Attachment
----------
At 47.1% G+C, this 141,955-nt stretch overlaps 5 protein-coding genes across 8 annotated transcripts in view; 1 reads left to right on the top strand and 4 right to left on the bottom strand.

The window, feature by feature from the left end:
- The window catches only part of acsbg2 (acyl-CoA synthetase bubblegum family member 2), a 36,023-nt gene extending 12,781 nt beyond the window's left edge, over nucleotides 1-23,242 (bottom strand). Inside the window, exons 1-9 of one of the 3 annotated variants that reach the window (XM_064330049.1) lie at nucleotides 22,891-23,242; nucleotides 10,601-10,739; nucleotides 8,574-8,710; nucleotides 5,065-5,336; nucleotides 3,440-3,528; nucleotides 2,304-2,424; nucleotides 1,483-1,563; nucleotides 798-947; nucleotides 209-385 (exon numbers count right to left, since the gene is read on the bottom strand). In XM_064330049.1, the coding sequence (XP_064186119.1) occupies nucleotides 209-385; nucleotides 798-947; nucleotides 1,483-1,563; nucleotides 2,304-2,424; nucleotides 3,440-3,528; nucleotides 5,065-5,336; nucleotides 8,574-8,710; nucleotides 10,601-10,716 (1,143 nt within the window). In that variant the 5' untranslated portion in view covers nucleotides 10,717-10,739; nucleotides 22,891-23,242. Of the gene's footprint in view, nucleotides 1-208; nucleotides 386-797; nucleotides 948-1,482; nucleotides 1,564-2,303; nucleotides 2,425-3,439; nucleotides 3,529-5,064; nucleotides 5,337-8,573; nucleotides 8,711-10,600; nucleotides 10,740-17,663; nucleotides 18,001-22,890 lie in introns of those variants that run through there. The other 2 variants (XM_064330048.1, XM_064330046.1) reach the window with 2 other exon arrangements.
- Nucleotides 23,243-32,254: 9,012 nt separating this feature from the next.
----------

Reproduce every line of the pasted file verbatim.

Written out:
At 47.1% G+C, this 141,955-nt stretch overlaps 5 protein-coding genes across 8 annotated transcripts in view; 1 reads left to right on the top strand and 4 right to left on the bottom strand.

The window, feature by feature from the left end:
- The window catches only part of acsbg2 (acyl-CoA synthetase bubblegum family member 2), a 36,023-nt gene extending 12,781 nt beyond the window's left edge, over nucleotides 1-23,242 (bottom strand). Inside the window, exons 1-9 of one of the 3 annotated variants that reach the window (XM_064330049.1) lie at nucleotides 22,891-23,242; nucleotides 10,601-10,739; nucleotides 8,574-8,710; nucleotides 5,065-5,336; nucleotides 3,440-3,528; nucleotides 2,304-2,424; nucleotides 1,483-1,563; nucleotides 798-947; nucleotides 209-385 (exon numbers count right to left, since the gene is read on the bottom strand). In XM_064330049.1, the coding sequence (XP_064186119.1) occupies nucleotides 209-385; nucleotides 798-947; nucleotides 1,483-1,563; nucleotides 2,304-2,424; nucleotides 3,440-3,528; nucleotides 5,065-5,336; nucleotides 8,574-8,710; nucleotides 10,601-10,716 (1,143 nt within the window). In that variant the 5' untranslated portion in view covers nucleotides 10,717-10,739; nucleotides 22,891-23,242. Of the gene's footprint in view, nucleotides 1-208; nucleotides 386-797; nucleotides 948-1,482; nucleotides 1,564-2,303; nucleotides 2,425-3,439; nucleotides 3,529-5,064; nucleotides 5,337-8,573; nucleotides 8,711-10,600; nucleotides 10,740-17,663; nucleotides 18,001-22,890 lie in introns of those variants that run through there. The other 2 variants (XM_064330048.1, XM_064330046.1) reach the window with 2 other exon arrangements.
- Nucleotides 23,243-32,254: 9,012 nt separating this feature from the next.